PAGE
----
Photo credit: http://www.pixabay.com
Coo-Mon is not only accessories, but also a story of discovery and acceptance of the other’s culture
After understanding that it is not freezing 12 months a year in Canada (read my previous publication on the subject here ...), I faced another challenge: phone calls.
If you knew my parents, you would easily understand why calling them is a number 1 priority. I call them (when they can’t hear me, obviously) "papa and mama bear".
For you to understand better what I'm talking about, let me tell you a little anecdote. One day, while I was in high school, we had a school trip and at that time, cell phones did not exist in my country. As our bus broke down, we got home very late and I could not let my parents know in time. When I got home, my father was waiting for me at the entrance of the house and my mother on the main street (about 10 minutes walk from my house). I did not see her on my way back because I took another path. My father told me to go get her and that it was the last time he paid for a school trip because he could not spend his money and stress like that.
You can now understand that once I arrived in Quebec after 24 hours of travel and 2 planes, calling them became an emergency, and not only once but as often as possible.
Before I arrived, I thought that I would have a mobile plan to be often reachable by them. But I had to quickly come back to reality. One thing that surprised me was that cell phones were not as common here as in Benin. Comparing the two cities, Montreal and Cotonou, there were two different realities. In Cotonou, we had more cell phones (and even several per person sometimes, one cell per provider) than land phones. In Montreal, it was more of land phones than mobile phones. I should mention that when I came to Montreal, smartphones were not usual at that time.
What discouraged me most? If I subscribed to a mobile plan and someone called me, we both had to pay. Example: for a mobile that works with a recharge card, each of the two persons engaged in the communication use their call credit. If it is a plan that works with minutes, both people lose minutes.
My reasoning was really simple: why should I pay if I ask for nothing and someone calls me? And the most surprising thing is that if I no longer had call credit, the system will tell the caller that I can’t be reached. Meanwhile in Cotonou, only the caller pays the call and when there is no call credit remaining, calls can still be received but can not be made.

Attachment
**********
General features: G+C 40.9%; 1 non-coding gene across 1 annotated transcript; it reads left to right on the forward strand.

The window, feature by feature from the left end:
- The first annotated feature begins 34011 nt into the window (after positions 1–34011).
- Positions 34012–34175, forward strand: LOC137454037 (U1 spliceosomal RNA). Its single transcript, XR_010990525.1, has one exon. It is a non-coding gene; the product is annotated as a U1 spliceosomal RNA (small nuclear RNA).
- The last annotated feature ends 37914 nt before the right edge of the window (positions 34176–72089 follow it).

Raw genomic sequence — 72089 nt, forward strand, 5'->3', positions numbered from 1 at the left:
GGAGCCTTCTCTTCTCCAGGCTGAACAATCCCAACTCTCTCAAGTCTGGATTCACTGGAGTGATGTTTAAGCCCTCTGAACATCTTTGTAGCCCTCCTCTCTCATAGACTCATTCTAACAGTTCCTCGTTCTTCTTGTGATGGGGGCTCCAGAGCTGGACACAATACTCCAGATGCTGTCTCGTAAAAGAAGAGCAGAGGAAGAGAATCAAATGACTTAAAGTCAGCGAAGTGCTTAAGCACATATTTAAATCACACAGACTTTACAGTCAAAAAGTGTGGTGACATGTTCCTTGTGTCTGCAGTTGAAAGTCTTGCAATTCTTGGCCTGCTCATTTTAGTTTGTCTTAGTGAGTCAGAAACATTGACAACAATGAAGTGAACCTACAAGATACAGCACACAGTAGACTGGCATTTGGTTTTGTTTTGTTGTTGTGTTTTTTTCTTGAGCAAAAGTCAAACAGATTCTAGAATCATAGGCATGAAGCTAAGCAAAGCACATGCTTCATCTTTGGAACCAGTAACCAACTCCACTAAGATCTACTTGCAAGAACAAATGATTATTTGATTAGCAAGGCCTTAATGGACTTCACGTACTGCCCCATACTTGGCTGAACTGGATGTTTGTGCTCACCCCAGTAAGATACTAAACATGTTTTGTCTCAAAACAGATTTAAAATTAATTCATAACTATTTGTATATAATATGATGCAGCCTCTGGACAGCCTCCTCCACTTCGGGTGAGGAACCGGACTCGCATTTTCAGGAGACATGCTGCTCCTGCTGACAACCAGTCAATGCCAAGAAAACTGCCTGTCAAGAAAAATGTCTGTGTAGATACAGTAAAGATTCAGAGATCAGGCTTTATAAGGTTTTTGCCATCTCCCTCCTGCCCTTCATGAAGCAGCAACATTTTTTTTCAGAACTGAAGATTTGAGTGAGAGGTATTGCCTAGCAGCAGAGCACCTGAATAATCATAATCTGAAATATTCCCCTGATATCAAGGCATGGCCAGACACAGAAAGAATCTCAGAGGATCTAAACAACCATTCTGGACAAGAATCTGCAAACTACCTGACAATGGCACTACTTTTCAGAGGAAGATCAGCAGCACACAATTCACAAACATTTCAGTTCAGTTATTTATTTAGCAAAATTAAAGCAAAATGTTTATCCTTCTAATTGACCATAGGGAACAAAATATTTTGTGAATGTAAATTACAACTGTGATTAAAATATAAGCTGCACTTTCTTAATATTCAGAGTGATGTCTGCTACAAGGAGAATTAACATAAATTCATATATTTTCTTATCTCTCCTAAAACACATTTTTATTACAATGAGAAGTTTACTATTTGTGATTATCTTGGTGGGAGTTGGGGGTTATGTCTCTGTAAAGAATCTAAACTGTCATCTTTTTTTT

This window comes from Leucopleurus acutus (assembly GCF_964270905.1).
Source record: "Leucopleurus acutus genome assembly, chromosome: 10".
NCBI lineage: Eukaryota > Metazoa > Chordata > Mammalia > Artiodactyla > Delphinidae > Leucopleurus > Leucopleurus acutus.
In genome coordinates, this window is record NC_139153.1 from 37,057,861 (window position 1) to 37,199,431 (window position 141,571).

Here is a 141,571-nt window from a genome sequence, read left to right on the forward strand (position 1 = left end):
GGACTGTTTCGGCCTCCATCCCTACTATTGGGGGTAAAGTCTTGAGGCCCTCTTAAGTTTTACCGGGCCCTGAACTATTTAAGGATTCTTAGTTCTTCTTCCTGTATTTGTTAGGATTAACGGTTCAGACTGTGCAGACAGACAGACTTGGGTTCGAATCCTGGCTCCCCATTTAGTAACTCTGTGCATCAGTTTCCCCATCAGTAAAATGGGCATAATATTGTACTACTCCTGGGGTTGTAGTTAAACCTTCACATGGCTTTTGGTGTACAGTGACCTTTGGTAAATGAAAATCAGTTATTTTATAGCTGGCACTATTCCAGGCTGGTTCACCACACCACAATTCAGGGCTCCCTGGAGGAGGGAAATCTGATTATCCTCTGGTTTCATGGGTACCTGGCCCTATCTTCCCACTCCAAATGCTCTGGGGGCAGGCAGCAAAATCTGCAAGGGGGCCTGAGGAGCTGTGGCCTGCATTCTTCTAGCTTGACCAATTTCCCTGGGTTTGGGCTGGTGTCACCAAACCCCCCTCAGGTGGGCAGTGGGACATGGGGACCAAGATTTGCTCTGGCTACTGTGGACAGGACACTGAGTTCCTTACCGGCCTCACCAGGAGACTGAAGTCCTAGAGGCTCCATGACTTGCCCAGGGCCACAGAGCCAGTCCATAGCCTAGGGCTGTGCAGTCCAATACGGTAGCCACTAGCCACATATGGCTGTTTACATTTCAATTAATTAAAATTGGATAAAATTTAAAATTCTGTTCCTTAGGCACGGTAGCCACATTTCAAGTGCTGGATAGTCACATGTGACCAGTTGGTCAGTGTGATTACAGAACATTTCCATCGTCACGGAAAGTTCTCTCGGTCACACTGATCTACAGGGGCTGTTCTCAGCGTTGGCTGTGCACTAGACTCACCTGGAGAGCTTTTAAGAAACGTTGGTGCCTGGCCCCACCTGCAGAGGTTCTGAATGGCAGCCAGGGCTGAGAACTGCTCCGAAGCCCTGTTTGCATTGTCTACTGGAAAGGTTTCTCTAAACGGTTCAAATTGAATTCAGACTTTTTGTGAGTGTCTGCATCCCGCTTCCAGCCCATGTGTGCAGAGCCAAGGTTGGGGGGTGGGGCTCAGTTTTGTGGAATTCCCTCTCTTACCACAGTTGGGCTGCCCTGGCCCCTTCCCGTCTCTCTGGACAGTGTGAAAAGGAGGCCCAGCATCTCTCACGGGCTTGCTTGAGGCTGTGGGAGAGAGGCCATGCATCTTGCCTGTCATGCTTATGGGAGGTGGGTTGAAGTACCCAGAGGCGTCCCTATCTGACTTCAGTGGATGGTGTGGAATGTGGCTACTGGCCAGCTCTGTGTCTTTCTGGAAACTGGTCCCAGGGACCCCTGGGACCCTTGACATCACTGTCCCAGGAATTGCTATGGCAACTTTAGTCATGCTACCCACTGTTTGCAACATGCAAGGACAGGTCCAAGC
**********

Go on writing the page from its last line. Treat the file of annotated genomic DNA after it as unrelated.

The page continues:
In this context, I did not subscribe to a mobile plan and told my mother that if she wanted to reach me more often she would have to buy me a cell phone and then I would take care of the plan. Therefore, my parents called me on my land phone. Except that given the time difference - 5 or 6 hours ahead of Montreal depending on the time of the year - they would call me around 6 AM in the morning to be sure to reach me. You can then imagine that when one responds to calls at 6 o'clock in the morning, one does not have the same tone of voice as at noon. They probably panicked several times believing that I was hiding something from them because my voice was less cheerful.
After 2 years like that, my mother sent me a cell phone and I got myself a mobile plan.
Usually, when we leave an African country for Europe or America, we wrongly think that everything is rosy and beautiful. This is the case for some situations, but not for everything ... Each country has their own facts. An ideal world does not exist, especially since what’s ideal for someone won’t be for the others. Two cultures are equivalent to two different realities, much like two brothers or two sisters raised by the same parents but with different behaviors related to their respective personalities.
In short, we all evolve on the same planet, but with different rites and cultures. My goal through Coo-Mon is to make people discover cultures through textiles, so that we can get to know others.
See you soon for another discovery ...